Thiraphong Chansiri: "Sustainability is central to our operations and business philosophy." Photo: Thai Union.

Seafood giant issues world-first sustainability bond

Seafood giant Thai Union has put its money where its mouth is by issuing a bond which will cost it more in interest payments if it fails to meet promised sustainability targets.

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The THB 5 billion (£111 million) seven-year senior, unsecured Sustainability-Linked Bond (SLB) for institutional investors carries an interest rate of 2.47 % and was issued on Tuesday.

The SLB is not only the first in Thailand but also the first globally to introduce step-up and/or step-down facilities related to the achievement of Sustainability Performance Targets (SPTs).

Carbon reduction

These targets include remaining in the Dow Jones Sustainability Index (DJSI) Emerging Markets and ranking in the top 10 companies for the DJSI Food Products Industry Index; reducing Thai Union’s Scope 1 and Scope 2 carbon emissions from manufacturing operations by 4% annually (carbon intensity); and increasing the monitoring and surveillance of Thai Union’s wild-caught tuna supply chains, whether electronically and/or through the use of human observers at sea.

Investors in the bond will be entitled to a lower or higher coupon should the company achieve or fail to achieve these SPTs in 2023 and 2026. The company’s sustainability-linked financing framework is externally verified by Sustainalytics to ensure alignment with international best practices and standards.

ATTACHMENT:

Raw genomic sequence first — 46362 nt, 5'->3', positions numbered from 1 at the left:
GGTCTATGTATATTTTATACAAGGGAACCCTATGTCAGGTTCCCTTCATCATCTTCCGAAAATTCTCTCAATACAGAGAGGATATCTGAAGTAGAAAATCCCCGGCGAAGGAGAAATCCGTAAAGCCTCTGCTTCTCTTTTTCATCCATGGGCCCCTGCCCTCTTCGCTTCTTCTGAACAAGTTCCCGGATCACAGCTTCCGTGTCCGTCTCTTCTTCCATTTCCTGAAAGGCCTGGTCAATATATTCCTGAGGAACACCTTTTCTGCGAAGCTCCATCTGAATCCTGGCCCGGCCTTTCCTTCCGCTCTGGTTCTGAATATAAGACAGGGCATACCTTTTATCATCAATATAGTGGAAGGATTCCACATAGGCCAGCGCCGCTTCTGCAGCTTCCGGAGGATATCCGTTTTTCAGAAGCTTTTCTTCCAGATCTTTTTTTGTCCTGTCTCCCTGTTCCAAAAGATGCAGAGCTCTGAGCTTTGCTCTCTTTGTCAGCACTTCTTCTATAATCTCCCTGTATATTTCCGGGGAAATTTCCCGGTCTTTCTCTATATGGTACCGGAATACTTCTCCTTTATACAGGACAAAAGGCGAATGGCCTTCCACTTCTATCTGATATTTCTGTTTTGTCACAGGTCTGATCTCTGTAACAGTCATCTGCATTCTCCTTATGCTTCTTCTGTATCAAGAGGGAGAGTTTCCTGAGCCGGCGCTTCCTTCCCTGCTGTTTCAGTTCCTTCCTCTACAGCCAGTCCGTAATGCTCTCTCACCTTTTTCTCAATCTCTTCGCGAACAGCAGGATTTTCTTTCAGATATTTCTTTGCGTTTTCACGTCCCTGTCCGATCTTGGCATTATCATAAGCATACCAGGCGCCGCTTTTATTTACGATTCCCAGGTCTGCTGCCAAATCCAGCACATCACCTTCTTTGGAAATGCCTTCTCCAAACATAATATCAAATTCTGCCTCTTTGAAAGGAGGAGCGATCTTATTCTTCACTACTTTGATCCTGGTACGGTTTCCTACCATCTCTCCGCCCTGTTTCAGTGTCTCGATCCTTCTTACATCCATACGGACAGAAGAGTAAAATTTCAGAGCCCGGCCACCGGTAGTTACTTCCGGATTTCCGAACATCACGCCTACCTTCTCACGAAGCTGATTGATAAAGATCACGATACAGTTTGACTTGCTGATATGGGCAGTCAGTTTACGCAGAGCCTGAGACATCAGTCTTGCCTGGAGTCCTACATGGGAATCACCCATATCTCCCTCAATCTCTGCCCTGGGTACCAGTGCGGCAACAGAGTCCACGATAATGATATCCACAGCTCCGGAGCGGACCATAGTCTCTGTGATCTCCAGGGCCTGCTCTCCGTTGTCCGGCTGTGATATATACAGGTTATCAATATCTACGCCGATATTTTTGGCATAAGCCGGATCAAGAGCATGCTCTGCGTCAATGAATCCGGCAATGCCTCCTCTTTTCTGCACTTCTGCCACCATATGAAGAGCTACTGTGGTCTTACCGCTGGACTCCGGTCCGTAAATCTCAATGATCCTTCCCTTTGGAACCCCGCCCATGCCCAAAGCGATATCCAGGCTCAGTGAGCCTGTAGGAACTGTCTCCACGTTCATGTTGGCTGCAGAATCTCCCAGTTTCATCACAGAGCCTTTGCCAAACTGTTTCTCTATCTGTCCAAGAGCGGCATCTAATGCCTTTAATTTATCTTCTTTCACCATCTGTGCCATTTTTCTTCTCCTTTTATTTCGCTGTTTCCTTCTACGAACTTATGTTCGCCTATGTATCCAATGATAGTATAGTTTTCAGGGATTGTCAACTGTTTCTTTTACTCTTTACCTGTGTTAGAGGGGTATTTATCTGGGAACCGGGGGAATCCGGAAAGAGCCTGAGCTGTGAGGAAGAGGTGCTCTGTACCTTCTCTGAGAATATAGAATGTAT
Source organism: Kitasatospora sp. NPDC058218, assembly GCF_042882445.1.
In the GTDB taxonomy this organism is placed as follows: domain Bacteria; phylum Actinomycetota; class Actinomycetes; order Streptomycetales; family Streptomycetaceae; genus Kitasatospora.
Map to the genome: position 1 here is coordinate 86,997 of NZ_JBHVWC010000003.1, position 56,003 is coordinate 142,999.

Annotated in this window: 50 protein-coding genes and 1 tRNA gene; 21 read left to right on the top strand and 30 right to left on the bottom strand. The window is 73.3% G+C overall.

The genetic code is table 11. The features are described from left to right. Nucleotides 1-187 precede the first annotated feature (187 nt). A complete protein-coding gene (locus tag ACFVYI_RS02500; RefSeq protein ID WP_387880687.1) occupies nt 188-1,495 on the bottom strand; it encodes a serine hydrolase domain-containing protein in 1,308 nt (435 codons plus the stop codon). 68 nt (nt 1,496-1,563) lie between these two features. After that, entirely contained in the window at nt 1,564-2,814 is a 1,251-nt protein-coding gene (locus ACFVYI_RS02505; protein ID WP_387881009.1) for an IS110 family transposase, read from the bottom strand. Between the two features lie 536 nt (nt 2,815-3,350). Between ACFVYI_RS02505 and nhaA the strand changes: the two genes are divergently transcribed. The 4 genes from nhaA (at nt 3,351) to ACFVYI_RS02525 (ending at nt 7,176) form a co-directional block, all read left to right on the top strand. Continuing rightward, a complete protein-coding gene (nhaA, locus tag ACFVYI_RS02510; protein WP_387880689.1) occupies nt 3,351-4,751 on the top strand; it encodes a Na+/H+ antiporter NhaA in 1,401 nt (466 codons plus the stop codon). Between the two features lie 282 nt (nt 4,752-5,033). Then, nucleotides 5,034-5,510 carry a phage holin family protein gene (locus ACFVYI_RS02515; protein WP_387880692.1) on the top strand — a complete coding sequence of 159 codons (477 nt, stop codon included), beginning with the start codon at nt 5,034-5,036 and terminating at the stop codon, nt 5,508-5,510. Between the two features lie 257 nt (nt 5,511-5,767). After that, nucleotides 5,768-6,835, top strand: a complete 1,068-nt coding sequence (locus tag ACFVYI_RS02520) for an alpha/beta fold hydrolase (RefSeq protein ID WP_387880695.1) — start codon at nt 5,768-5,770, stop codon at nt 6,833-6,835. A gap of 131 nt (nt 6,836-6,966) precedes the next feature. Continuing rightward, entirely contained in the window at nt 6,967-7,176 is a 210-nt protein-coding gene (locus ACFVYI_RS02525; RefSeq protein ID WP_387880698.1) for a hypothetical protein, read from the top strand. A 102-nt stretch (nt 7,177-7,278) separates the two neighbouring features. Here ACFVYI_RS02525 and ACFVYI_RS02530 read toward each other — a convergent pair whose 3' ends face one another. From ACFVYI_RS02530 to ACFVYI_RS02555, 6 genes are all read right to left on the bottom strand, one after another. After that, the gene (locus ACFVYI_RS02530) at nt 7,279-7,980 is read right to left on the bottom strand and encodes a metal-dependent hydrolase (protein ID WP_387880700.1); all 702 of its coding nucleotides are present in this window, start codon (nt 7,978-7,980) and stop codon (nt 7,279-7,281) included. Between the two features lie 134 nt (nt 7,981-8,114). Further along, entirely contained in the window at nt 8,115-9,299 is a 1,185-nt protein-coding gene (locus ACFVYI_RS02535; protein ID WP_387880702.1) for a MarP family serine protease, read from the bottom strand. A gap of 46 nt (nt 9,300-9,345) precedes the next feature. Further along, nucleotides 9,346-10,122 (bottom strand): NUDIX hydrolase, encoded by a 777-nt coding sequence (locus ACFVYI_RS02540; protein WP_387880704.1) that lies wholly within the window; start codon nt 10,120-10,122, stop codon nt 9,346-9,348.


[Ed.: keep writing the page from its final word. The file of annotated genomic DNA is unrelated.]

“Sustainability is central to our operations and business philosophy and we have committed to a policy of Healthy Living, Healthy Oceans,” said Thai Union president and chief executive Thiraphong Chansiri.

“This type of Blue Financing represents another way we can now work with our partners in the financial community on products that help ensure we continue to preserve the oceans that are vital not only to our business, but also the planet while providing healthy and nutritious products that health-conscious consumers globally are demanding.

“We are extremely proud to have launched Thailand’s first Sustainability-Linked Bond and are grateful for the nod of approval to this offering through the unprecedented interest shown by institutional investors including government related funds, life insurance companies, asset management companies, and banks.”

Green salmon finance

Sustainability-linked finance has also become an option for salmon farmers. Chilean salmon farmers Blumar and Ventisqueros have received so-called “green credits”, which come with a series of environmental and social sustainability commitments made by the companies to their creditors.

And in Norway, companies such as Mowi, Grieg Seafood and SalMar have issued green bonds to raise capital. Green bonds enable capital-raising and investment for new and existing projects with environmental benefits. Companies are expected to comply with the voluntary Green Bond Principles published in June 2018 by the International Capital Market Association (ICMA).